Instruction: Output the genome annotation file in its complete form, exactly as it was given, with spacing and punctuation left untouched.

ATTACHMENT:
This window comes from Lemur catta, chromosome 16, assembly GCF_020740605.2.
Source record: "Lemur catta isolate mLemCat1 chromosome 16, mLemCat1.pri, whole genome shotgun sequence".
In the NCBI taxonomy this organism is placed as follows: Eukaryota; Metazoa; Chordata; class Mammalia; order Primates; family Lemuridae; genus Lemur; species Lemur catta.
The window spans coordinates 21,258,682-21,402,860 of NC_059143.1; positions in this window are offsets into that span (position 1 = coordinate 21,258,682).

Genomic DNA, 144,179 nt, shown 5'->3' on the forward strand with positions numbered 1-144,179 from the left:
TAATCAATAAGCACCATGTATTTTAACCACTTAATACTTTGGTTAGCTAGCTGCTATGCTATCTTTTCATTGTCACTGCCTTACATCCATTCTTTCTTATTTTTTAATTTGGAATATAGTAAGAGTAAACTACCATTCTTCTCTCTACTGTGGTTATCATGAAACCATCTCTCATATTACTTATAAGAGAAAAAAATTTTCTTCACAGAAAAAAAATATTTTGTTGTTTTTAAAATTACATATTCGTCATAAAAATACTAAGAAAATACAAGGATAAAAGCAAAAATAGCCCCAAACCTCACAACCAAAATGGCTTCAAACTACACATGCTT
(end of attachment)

This window comes from Lemur catta, chromosome 16, assembly GCF_020740605.2.
Source record: "Lemur catta isolate mLemCat1 chromosome 16, mLemCat1.pri, whole genome shotgun sequence".
In the NCBI taxonomy this organism is placed as follows: Eukaryota; Metazoa; Chordata; class Mammalia; order Primates; family Lemuridae; genus Lemur; species Lemur catta.
The window spans coordinates 21,258,682-21,402,860 of NC_059143.1; positions in this window are offsets into that span (position 1 = coordinate 21,258,682).

Genomic DNA, 144,179 nt, shown 5'->3' on the forward strand with positions numbered 1-144,179 from the left:
TAATCAATAAGCACCATGTATTTTAACCACTTAATACTTTGGTTAGCTAGCTGCTATGCTATCTTTTCATTGTCACTGCCTTACATCCATTCTTTCTTATTTTTTAATTTGGAATATAGTAAGAGTAAACTACCATTCTTCTCTCTACTGTGGTTATCATGAAACCATCTCTCATATTACTTATAAGAGAAAAAAATTTTCTTCACAGAAAAAAAATATTTTGTTGTTTTTAAAATTACATATTCGTCATAAAAATACTAAGAAAATACAAGGATAAAAGCAAAAATAGCCCCAAACCTCACAACCAAAATGGCTTCAAACTACACATGCTT